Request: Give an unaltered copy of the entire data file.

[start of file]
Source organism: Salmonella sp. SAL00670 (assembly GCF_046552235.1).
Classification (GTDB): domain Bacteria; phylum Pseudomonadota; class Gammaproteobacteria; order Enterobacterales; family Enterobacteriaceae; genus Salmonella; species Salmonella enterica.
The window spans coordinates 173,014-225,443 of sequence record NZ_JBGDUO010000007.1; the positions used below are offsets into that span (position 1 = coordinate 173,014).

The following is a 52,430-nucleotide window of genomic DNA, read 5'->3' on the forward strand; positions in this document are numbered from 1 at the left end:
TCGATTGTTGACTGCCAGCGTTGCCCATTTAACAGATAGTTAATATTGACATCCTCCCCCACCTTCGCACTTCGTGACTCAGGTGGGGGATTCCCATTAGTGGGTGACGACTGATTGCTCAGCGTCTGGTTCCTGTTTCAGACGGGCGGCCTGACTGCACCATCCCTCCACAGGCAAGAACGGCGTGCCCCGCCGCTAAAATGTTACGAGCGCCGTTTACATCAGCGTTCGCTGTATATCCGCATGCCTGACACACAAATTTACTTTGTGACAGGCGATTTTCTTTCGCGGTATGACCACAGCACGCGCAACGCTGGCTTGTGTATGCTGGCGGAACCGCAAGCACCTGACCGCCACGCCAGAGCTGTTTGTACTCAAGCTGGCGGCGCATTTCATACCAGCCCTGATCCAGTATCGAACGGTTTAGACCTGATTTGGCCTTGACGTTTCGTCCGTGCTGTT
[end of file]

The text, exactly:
Source organism: Salmonella sp. SAL00670 (assembly GCF_046552235.1).
Classification (GTDB): domain Bacteria; phylum Pseudomonadota; class Gammaproteobacteria; order Enterobacterales; family Enterobacteriaceae; genus Salmonella; species Salmonella enterica.
The window spans coordinates 173,014-225,443 of sequence record NZ_JBGDUO010000007.1; the positions used below are offsets into that span (position 1 = coordinate 173,014).

The following is a 52,430-nucleotide window of genomic DNA, read 5'->3' on the forward strand; positions in this document are numbered from 1 at the left end:
TCGATTGTTGACTGCCAGCGTTGCCCATTTAACAGATAGTTAATATTGACATCCTCCCCCACCTTCGCACTTCGTGACTCAGGTGGGGGATTCCCATTAGTGGGTGACGACTGATTGCTCAGCGTCTGGTTCCTGTTTCAGACGGGCGGCCTGACTGCACCATCCCTCCACAGGCAAGAACGGCGTGCCCCGCCGCTAAAATGTTACGAGCGCCGTTTACATCAGCGTTCGCTGTATATCCGCATGCCTGACACACAAATTTACTTTGTGACAGGCGATTTTCTTTCGCGGTATGACCACAGCACGCGCAACGCTGGCTTGTGTATGCTGGCGGAACCGCAAGCACCTGACCGCCACGCCAGAGCTGTTTGTACTCAAGCTGGCGGCGCATTTCATACCAGCCCTGATCCAGTATCGAACGGTTTAGACCTGATTTGGCCTTGACGTTTCGTCCGTGCTGTT